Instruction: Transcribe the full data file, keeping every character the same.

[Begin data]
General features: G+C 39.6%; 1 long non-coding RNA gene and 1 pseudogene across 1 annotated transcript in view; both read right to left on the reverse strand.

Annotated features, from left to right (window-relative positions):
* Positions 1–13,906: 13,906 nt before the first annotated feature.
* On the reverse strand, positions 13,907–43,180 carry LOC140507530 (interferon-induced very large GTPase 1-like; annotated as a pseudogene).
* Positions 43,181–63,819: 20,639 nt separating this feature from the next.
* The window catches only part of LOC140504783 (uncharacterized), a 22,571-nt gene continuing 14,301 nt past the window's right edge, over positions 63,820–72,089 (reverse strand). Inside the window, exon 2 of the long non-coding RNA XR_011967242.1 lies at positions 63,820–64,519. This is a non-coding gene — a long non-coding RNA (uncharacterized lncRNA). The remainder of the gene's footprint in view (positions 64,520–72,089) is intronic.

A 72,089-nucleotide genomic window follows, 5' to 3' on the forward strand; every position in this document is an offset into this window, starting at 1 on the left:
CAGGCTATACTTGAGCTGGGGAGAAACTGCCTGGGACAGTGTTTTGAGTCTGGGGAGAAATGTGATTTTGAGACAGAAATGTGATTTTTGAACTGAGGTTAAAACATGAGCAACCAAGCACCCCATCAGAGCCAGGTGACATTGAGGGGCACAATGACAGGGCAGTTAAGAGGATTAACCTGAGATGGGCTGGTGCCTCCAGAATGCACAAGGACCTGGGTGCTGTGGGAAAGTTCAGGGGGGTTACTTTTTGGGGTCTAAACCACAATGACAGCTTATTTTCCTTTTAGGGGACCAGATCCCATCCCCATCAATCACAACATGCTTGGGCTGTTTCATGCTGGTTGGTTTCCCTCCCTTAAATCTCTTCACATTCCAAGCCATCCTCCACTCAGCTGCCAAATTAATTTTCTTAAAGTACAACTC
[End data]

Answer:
General features: G+C 39.6%; 1 long non-coding RNA gene and 1 pseudogene across 1 annotated transcript in view; both read right to left on the reverse strand.

Annotated features, from left to right (window-relative positions):
* Positions 1–13,906: 13,906 nt before the first annotated feature.
* On the reverse strand, positions 13,907–43,180 carry LOC140507530 (interferon-induced very large GTPase 1-like; annotated as a pseudogene).
* Positions 43,181–63,819: 20,639 nt separating this feature from the next.
* The window catches only part of LOC140504783 (uncharacterized), a 22,571-nt gene continuing 14,301 nt past the window's right edge, over positions 63,820–72,089 (reverse strand). Inside the window, exon 2 of the long non-coding RNA XR_011967242.1 lies at positions 63,820–64,519. This is a non-coding gene — a long non-coding RNA (uncharacterized lncRNA). The remainder of the gene's footprint in view (positions 64,520–72,089) is intronic.

A 72,089-nucleotide genomic window follows, 5' to 3' on the forward strand; every position in this document is an offset into this window, starting at 1 on the left:
CAGGCTATACTTGAGCTGGGGAGAAACTGCCTGGGACAGTGTTTTGAGTCTGGGGAGAAATGTGATTTTGAGACAGAAATGTGATTTTTGAACTGAGGTTAAAACATGAGCAACCAAGCACCCCATCAGAGCCAGGTGACATTGAGGGGCACAATGACAGGGCAGTTAAGAGGATTAACCTGAGATGGGCTGGTGCCTCCAGAATGCACAAGGACCTGGGTGCTGTGGGAAAGTTCAGGGGGGTTACTTTTTGGGGTCTAAACCACAATGACAGCTTATTTTCCTTTTAGGGGACCAGATCCCATCCCCATCAATCACAACATGCTTGGGCTGTTTCATGCTGGTTGGTTTCCCTCCCTTAAATCTCTTCACATTCCAAGCCATCCTCCACTCAGCTGCCAAATTAATTTTCTTAAAGTACAACTC